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Snow Peak's fire pit makes me love to camp again

I saw it for the first time The Snow Peak Fireplace at Snow Peak Way, the annual outdoor cult branding retreat. Some fireplaces have been developed in the field, in the forested corners of the Columbia Gorge. Children of all ages gathered around them, using marshmallows, chocolate and graham crackers, while their parents warmed their toes by their side.

My husband gave glow sticks to our two children and they ran like happy and slimy fireflies in the twilight that was fading. "It's amazing," he said. "We've never had that before."

"What's that?", I asked.

"We have never been outside and just let the kids go," he said.

Camping with children is difficult. Make no matter what It's harder with kids than without them, unless you want to jump into a bullet pit, eat ice cream or talk to a grandmother. I have a two year old son and a four year old daughter. They never stop moving, usually in a direction I do not want them to go.

When we camp, they search where I hid the hatchet and swing it, pretending to be pirates. They take each of our belongings out of their plastic bins and throw them into the ground. Or so, they stammer and push their face into the walls of other people's tents, as they were trying to piece together a scene of Are you scared of the dark.

"What did you expect?" Asked a friend once. "They are your kids."

Like our offspring, my husband and I had unlimited energy. A typical weekend day might have consisted of a five-mile trail run, an outdoor climbing, and then a skateboard for dinner. The outdoors was our playground and we tackled it at full speed before returning home to faint. When I planned a three day hike to Hawaii, my husband stopped us at the start of the trail at 6 pm. "You know, I bet we can run this thing, he says.

I put a water filter and a box of ravioli in my backpack and we walked the trail in less than five hours, by a heat of 90 degrees, with a cumulative gain of 5 000 feet and on narrow, rocky and unprotected footpaths on a rocky sea. We did it because we could, and if we had cut back the trip, we would have enough time to surf before going home.

All this changed once we had children. There are many parents who take very young children on extreme adventures, and I admire them. But I can not even walk my own to see a waterfall, not when there are rocks to throw and sand to put in their shoes. After a few trips during which my husband and I blamed climbing or boating, while the other was watching two grumpy infants alone, we started giving up.

Snow Peak

It would be an exaggeration to say that a $ 300 home to take away and take away has changed all that. But it helped me to recalibrate my camping expectations.

The trip to the Snow Peak home was the first time in years that I camped without feeling like I was losing my mind. My family and I were out together, enjoying an early summer evening without worrying about why the camp stove burner was not working, nor trying to prevent it from happening. two-year-old child to go astray and fall into a nest of hornets.

The fireplace is versatile, durable and reliable. It folds flat to be stored in your car. So, it does not take the precious space you need for six billion stuffed animals. Then, it is revealed in an elegant metal basket: no DIY, no complicated configuration. It has a grill top, so you can put your pre-made chicken skewers on the embers while watching your four year old kid learn to play cornhole with a group of young adults nearby, all of whom will come to different moments you how much she is adorable.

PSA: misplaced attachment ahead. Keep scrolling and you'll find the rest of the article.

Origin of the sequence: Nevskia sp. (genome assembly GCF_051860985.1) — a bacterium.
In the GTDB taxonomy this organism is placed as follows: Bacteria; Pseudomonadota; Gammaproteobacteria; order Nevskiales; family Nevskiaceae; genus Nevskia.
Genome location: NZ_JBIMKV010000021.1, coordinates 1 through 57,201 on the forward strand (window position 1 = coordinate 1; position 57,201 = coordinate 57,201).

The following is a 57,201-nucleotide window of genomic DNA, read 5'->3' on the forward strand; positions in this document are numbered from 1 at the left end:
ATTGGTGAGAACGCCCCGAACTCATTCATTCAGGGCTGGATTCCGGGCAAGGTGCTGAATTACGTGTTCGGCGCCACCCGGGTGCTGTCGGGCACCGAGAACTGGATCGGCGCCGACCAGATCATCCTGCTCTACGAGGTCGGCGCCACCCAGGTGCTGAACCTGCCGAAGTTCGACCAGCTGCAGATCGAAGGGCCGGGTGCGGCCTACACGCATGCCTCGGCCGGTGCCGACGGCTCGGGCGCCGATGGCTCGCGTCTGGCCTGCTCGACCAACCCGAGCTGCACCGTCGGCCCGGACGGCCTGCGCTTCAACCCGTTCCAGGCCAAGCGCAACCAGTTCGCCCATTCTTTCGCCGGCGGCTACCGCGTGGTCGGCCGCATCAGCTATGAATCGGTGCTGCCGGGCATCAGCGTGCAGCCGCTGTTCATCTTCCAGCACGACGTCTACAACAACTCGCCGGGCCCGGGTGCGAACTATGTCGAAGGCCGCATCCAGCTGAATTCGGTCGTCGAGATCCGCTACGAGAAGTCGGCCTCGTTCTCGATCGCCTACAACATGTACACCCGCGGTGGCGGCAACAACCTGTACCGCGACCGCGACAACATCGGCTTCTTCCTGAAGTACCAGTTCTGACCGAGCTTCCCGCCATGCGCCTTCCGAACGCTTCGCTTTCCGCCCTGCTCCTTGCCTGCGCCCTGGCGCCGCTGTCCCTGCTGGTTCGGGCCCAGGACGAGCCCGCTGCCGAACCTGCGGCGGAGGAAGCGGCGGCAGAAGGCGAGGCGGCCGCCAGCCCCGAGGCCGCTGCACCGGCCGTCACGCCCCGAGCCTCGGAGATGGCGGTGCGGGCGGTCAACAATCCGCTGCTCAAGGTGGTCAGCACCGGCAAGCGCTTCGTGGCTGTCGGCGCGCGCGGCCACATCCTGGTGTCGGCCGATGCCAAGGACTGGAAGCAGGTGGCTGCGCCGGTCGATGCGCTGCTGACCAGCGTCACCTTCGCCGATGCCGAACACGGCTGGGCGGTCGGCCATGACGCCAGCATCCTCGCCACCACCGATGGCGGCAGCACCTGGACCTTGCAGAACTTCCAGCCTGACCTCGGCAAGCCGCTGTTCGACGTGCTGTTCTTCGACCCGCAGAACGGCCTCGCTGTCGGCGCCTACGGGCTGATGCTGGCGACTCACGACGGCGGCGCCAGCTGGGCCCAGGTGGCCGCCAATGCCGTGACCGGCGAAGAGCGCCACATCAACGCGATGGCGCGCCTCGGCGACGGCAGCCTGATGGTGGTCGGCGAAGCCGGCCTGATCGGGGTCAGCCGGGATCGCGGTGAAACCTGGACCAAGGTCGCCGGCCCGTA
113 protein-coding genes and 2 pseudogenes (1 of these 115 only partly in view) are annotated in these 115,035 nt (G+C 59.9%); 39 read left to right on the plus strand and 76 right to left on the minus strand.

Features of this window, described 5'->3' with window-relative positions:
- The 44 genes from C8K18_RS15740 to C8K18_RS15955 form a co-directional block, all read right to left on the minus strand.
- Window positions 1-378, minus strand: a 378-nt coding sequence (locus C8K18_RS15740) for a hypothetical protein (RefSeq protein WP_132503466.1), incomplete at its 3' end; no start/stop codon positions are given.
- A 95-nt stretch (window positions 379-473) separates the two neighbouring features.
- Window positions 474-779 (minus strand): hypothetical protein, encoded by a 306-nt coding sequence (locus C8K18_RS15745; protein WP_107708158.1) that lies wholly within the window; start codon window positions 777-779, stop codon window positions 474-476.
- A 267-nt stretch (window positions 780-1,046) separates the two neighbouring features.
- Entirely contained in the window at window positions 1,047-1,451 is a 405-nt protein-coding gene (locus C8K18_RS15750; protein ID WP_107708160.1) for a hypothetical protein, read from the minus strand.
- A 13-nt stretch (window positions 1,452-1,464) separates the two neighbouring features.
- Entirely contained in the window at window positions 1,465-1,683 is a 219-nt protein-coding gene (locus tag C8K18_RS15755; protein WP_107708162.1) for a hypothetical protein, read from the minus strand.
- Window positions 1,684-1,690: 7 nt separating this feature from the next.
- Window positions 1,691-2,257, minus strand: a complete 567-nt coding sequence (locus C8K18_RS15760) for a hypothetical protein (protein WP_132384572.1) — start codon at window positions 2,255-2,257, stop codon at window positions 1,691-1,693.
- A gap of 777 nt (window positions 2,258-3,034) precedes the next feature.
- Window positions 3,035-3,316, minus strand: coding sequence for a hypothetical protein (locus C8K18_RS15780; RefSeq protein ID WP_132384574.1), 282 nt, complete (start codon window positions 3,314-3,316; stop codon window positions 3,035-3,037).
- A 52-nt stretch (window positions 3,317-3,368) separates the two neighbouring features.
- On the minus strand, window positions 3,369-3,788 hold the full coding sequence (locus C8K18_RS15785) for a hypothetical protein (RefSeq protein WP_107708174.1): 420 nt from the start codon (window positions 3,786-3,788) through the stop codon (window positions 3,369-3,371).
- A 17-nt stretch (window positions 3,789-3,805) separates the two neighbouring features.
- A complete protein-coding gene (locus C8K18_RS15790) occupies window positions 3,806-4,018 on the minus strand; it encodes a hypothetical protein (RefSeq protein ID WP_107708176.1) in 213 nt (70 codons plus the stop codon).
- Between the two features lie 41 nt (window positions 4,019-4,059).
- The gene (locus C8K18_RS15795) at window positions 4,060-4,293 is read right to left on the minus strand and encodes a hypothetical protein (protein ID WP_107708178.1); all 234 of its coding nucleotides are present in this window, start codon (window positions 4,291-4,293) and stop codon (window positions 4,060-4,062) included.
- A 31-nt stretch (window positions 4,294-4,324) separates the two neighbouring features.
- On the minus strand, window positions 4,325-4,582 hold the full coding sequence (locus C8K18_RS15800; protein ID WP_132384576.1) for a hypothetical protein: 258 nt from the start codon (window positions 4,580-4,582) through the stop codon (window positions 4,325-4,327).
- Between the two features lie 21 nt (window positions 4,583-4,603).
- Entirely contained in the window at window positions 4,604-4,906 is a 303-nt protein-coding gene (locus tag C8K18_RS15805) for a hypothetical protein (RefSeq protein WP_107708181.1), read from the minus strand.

He can grow and change with you and will last all your life. Snow Peak CEO Tohru Yamai designed it more than 20 years ago. To date, he has only received two complaints from clients. You can use it for cooking, as a fireplace in areas subject to burning restrictions, or for adding accessories to the oven or for hanging a small table. It looks nice, unlike my tiny hot stove for rickety hikers or my old rusty stove rusty. Everyone can enjoy and enjoy it – the crazy young man I was, the harried and nostalgic parent I am now and whoever I am in the future, when my kids will grow up.

I have not abandoned the adventure yet. I still have my fingers crossed. One day I will ask my kids if they want mom to tie them to a rope and hang them from the edge of a rock. If they look like me, they will think it's a awesome idea.

But in the meantime, I try to keep an open mind. My daughter, who thought camping was alternately boring and scary, now asks when we are going to go. Opportunities have begun to open: wide flat gravel paths and rustic lodges, coves with sandy beaches. Instead of dragging our kids on a summer expedition to mountain biking in Idaho, maybe we'll just rent a yurt near a lake. We'll light the fireplace, throw some hot dogs on the grill and take it as a day.

It took me four years to understand this, but maybe it's an adventure to make your kids laugh around a campfire at dusk, surrounded by tall trees. Sometimes, just go out the door. The home will probably last long enough for my daughter to go camping with her own children. When she does, I hope that they will give her hell. She deserves it.

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